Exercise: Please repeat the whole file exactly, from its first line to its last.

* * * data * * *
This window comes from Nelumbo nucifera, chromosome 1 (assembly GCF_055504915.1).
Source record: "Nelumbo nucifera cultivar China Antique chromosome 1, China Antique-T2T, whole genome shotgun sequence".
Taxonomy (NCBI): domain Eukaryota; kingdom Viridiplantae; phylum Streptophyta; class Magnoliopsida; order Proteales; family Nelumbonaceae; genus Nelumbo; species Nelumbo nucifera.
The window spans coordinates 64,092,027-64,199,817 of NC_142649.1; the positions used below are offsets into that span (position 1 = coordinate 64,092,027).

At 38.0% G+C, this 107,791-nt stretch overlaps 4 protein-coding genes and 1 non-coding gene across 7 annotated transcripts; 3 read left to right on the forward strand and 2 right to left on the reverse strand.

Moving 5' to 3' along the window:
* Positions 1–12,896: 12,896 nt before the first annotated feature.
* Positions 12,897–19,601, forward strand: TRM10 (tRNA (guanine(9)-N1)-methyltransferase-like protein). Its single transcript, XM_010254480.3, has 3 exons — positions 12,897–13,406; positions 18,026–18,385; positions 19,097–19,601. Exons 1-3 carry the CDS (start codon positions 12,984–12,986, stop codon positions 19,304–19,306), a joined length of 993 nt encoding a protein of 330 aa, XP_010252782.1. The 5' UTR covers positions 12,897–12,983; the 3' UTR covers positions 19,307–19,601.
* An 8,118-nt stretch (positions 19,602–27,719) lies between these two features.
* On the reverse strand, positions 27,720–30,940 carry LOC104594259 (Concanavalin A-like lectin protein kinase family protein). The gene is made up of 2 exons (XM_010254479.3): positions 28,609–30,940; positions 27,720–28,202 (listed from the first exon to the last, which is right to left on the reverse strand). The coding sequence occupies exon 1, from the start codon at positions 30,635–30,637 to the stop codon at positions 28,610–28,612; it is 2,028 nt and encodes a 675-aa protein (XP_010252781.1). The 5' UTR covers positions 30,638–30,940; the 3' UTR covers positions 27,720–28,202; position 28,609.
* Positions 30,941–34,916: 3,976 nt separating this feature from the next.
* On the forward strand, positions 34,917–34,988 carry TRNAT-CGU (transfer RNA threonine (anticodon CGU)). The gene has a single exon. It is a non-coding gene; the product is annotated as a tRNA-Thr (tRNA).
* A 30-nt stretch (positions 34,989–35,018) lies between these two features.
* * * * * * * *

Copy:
This window comes from Nelumbo nucifera, chromosome 1 (assembly GCF_055504915.1).
Source record: "Nelumbo nucifera cultivar China Antique chromosome 1, China Antique-T2T, whole genome shotgun sequence".
Taxonomy (NCBI): domain Eukaryota; kingdom Viridiplantae; phylum Streptophyta; class Magnoliopsida; order Proteales; family Nelumbonaceae; genus Nelumbo; species Nelumbo nucifera.
The window spans coordinates 64,092,027-64,199,817 of NC_142649.1; the positions used below are offsets into that span (position 1 = coordinate 64,092,027).

At 38.0% G+C, this 107,791-nt stretch overlaps 4 protein-coding genes and 1 non-coding gene across 7 annotated transcripts; 3 read left to right on the forward strand and 2 right to left on the reverse strand.

Moving 5' to 3' along the window:
* Positions 1–12,896: 12,896 nt before the first annotated feature.
* Positions 12,897–19,601, forward strand: TRM10 (tRNA (guanine(9)-N1)-methyltransferase-like protein). Its single transcript, XM_010254480.3, has 3 exons — positions 12,897–13,406; positions 18,026–18,385; positions 19,097–19,601. Exons 1-3 carry the CDS (start codon positions 12,984–12,986, stop codon positions 19,304–19,306), a joined length of 993 nt encoding a protein of 330 aa, XP_010252782.1. The 5' UTR covers positions 12,897–12,983; the 3' UTR covers positions 19,307–19,601.
* An 8,118-nt stretch (positions 19,602–27,719) lies between these two features.
* On the reverse strand, positions 27,720–30,940 carry LOC104594259 (Concanavalin A-like lectin protein kinase family protein). The gene is made up of 2 exons (XM_010254479.3): positions 28,609–30,940; positions 27,720–28,202 (listed from the first exon to the last, which is right to left on the reverse strand). The coding sequence occupies exon 1, from the start codon at positions 30,635–30,637 to the stop codon at positions 28,610–28,612; it is 2,028 nt and encodes a 675-aa protein (XP_010252781.1). The 5' UTR covers positions 30,638–30,940; the 3' UTR covers positions 27,720–28,202; position 28,609.
* Positions 30,941–34,916: 3,976 nt separating this feature from the next.
* On the forward strand, positions 34,917–34,988 carry TRNAT-CGU (transfer RNA threonine (anticodon CGU)). The gene has a single exon. It is a non-coding gene; the product is annotated as a tRNA-Thr (tRNA).
* A 30-nt stretch (positions 34,989–35,018) lies between these two features.